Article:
The ocean, like no other place on the planet, is God’s gift to teach us how to make peace with the two realities we struggle most with: constancy and change. Let me explain.
Two months ago, Pam and I enjoyed the gift of a week of vacation with some friends who have a condo in Bonaire (an island off the coast of Venezuela, that is part of the Netherlands Antilles).
I gaze off their terrace at the Caribbean, listening to the waves crash steadily onto the shore. The sea is a silky, constantly moving aqua blue with light patches of dark that seem to drift in and out of visibility with the breeze.
The sound is constant and the rhythm healing.
Why is the sea so restorative? Certainly, there are many reasons—beauty, an immensity that speaks to the eternity in our hearts (Eccl. 3:11b). But it’s the visual and sound of every breaking wave that quiets our soul. Why is this? Again, because they’re connected to the two things we struggle with most as humans: change and constancy. Or to put it more starkly, at one extreme there is devastating change, and at the other the slow death of constancy.
Either our worlds get shattered (change) or we’re bored out of our minds (constancy).
Our inability to cope with either change or constancy, or to find peaceful co-existence between the two, often leads or contributes to addictions. One of the reasons we drink, shop, eat, and [insert drug of choice] too much—that is, in a way that dishonors God and others—is either to anesthetize our boredom or fight acceptance of new realities. Think of Sherlock Holmes’ use of morphine when he didn’t have a case. Or Dr. Jekyl’s toleration of Mr. Hyde, who made him feel once again young and energetic.
Addictions are false pursuits of exhilaration when only God should be our first love and master (Matt. 22:37). Sexual addictions are particularly powerful and deceptive because they can make us feel alive, even connected to the transcendent and spiritual. Sex with another outside of marriage and/or mixed with pornography are illicit escapes that result from our disordered desires. But addictions are only symptoms; yes, they stem from of idolatry and unbelief, but they also reveal our lack of peace with constancy and change.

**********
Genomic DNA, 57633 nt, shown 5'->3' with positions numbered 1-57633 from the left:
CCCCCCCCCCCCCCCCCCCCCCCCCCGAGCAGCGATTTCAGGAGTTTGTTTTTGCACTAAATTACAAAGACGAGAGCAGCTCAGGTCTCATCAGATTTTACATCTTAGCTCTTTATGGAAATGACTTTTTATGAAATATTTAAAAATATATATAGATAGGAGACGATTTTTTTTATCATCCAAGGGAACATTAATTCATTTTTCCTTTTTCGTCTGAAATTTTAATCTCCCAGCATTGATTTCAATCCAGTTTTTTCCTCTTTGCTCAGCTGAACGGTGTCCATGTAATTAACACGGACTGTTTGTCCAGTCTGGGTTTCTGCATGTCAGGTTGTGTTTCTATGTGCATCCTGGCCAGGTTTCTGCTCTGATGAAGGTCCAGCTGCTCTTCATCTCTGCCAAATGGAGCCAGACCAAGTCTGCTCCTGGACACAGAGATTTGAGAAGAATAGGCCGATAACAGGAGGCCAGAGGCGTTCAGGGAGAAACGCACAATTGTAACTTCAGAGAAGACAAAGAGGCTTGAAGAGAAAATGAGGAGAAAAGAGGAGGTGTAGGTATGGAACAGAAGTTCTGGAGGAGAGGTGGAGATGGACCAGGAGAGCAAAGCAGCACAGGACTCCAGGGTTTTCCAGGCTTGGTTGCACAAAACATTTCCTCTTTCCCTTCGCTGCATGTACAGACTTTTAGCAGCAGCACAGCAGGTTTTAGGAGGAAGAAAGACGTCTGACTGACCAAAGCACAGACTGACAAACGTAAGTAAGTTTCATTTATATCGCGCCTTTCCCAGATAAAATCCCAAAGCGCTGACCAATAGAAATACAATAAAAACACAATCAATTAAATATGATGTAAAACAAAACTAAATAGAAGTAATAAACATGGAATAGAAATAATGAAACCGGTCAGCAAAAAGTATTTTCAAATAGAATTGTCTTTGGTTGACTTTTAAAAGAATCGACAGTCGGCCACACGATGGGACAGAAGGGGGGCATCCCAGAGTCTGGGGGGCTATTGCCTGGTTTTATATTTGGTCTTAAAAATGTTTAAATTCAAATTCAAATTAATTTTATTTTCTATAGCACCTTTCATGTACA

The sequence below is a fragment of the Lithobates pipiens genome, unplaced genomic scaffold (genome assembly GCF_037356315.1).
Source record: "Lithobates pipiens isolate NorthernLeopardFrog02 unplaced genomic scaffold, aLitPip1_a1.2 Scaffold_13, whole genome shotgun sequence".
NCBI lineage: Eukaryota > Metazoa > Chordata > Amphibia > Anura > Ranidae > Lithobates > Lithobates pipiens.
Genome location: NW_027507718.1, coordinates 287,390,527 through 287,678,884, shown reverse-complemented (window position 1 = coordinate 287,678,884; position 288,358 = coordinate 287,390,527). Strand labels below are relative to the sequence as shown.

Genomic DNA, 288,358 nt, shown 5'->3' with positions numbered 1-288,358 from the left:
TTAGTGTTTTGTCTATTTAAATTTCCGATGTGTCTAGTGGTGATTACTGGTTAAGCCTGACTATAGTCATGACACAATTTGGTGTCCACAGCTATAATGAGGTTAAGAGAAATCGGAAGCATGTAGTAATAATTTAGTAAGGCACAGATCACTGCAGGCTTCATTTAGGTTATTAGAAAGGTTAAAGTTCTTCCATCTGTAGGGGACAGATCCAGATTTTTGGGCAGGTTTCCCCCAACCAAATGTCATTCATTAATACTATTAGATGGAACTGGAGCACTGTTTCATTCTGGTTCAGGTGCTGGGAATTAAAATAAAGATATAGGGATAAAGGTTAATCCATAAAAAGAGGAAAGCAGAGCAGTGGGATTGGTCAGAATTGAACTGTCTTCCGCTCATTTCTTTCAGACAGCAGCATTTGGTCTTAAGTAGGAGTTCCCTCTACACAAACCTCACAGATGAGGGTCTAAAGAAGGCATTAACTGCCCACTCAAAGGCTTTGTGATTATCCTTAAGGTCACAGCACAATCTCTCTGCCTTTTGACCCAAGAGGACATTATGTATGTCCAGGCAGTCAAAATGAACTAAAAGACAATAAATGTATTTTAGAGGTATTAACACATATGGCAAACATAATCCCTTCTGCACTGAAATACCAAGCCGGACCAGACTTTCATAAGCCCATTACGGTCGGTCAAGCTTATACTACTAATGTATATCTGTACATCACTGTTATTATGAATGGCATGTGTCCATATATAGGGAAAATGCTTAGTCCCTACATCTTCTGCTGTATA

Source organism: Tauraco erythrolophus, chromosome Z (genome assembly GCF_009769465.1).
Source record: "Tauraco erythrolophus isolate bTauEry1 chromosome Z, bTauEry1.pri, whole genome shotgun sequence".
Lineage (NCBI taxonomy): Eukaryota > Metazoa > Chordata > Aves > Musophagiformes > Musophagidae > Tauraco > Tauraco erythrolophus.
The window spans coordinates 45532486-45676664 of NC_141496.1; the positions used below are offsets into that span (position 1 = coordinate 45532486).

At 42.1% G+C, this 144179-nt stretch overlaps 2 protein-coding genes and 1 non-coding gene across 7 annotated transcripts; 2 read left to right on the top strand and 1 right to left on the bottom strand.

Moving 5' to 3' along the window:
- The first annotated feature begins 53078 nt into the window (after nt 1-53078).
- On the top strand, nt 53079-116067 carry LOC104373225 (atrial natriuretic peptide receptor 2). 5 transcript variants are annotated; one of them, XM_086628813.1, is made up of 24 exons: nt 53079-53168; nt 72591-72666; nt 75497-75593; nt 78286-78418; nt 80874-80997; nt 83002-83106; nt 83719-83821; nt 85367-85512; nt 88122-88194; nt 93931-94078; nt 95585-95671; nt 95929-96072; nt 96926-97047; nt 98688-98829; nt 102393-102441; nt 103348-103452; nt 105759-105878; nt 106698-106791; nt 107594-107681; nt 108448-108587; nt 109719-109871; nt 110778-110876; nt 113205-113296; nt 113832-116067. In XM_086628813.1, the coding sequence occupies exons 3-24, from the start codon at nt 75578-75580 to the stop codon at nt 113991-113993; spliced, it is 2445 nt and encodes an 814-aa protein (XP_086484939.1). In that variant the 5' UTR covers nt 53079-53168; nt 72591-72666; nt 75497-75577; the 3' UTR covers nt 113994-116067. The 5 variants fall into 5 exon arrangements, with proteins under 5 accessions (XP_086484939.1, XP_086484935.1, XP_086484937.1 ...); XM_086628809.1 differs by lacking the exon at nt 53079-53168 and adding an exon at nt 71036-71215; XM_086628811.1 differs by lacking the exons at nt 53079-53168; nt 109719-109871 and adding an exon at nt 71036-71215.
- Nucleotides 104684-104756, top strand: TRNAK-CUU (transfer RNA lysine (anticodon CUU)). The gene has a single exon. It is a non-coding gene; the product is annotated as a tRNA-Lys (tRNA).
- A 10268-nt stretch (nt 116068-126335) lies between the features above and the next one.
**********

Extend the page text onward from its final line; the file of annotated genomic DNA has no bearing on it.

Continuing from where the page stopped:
How can the sea and ocean help us with our internal war?
Constancy. The waves are always breaking, sometimes crashing, on the shore. The sound is hypnotic. We go into a peaceful trance. Many of us, even those that don’t like to bake in the sun, choose a beach getaway just so we can stare at ocean or close our eyes and listen to its cadence. Busyness does violence to the inner recesses of our heart. In fact, the Chinese character for busyness means “soul-killing”. Thankfully, the ocean—God’s gift—can heal our soul in very real ways.
Most of us must go to work every day. We must pay our rent or mortgage. We must get rest. The dishes must get done. Our families must get fed. Exciting things don’t happen all the time. Discipline, routine, and perseverance help us deal with the same-old-same-old but, at times, we despise this.
Change. We see it vividly in the sand: footprints vanish and sand castles disintegrate. But it’s also true with anything the sea touches. Boardwalks must be replaced. Lighthouses moved.
Fishing piers become unsafe and unsustainable. Nothing lasts. Again, we hate this truth about life, but we know it all too well. Like it or not, we must all move our chairs with the change of tides.
We must grow up. We must get a job. We must change jobs. We must deal with a new boss. We must adjust our diet. Private quiet spots get public and crowded. And, whether we do it gracefully or not, we must age. I remember my grandmother saying to me, with deep weariness, while we were waiting—yet again—for the ambulance to pick up my grandfather, “Greg, don’t get old.”
Yes, constancy and change are the primary threads in the fabric of our existence, but there is a gift from the sea for all who will listen. “The Preacher” in Ecclesiastes teaches that constancy and change are part of the rhythm of life (1:5-9; 3:1-8). And the sea and ocean teach us that there is a place of stillness where all things come together. When it comes to “life under the sun,” there is no place on this planet to better see, hear, and feel that rhythm.
For all, the sea and the ocean “pour forth speech” (Psa. 19:2) and offer great lessons about serenity.
For the Christian, those lessons are gifts from a loving and Great Artist who gives hope beyond the circle of life. The Christian is anchored for eternity to the “Rock of Ages.” God gives a gift beyond the sea when it is “no more” (Rev. 21:1), which the first question in the Heidelberg Catechism expresses beautifully:
“What is your only comfort in life and in death?
That I, with body and soul, both in life and in death, am not my own, but belong to my faithful Savior Jesus Christ, who with His precious blood has fully satisfied for all my sins, and redeemed me from all of the power of the devil; and so preserves me that without the will of my father in heaven not a hair can fall from my head; indeed that all things must work together for my salvation. Wherefore by His Holy Spirit, he also assures me of eternal life, and makes me heartily willing and ready from now on to live unto him.”
 Heidelberg Catechism, Modern English Version, 450th Anniversary Edition (Reformed Church in the United States, 2013), 19.